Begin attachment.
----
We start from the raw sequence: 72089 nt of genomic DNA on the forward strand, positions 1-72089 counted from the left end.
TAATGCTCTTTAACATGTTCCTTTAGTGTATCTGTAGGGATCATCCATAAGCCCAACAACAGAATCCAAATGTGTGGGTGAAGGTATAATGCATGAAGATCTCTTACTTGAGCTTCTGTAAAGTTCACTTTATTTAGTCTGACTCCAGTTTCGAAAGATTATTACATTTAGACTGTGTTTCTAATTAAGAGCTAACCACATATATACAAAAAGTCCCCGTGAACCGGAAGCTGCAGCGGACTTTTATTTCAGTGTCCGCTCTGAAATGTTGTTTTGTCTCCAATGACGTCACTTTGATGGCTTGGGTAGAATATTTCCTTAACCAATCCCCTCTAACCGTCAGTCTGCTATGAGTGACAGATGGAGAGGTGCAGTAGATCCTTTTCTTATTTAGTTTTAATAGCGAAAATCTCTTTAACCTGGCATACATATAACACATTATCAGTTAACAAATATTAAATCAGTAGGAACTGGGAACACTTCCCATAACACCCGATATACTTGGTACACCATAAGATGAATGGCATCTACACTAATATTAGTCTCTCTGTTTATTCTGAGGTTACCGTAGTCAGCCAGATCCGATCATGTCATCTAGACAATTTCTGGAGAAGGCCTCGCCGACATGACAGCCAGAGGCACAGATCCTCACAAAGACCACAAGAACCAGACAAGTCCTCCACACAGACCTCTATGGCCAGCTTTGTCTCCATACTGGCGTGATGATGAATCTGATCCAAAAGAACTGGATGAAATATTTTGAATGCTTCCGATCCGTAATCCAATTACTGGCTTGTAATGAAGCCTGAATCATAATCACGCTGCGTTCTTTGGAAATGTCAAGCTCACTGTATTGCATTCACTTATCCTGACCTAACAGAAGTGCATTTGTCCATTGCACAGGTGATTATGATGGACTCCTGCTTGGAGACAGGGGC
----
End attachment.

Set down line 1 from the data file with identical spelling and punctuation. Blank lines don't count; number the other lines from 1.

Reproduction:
We start from the raw sequence: 72089 nt of genomic DNA on the forward strand, positions 1-72089 counted from the left end.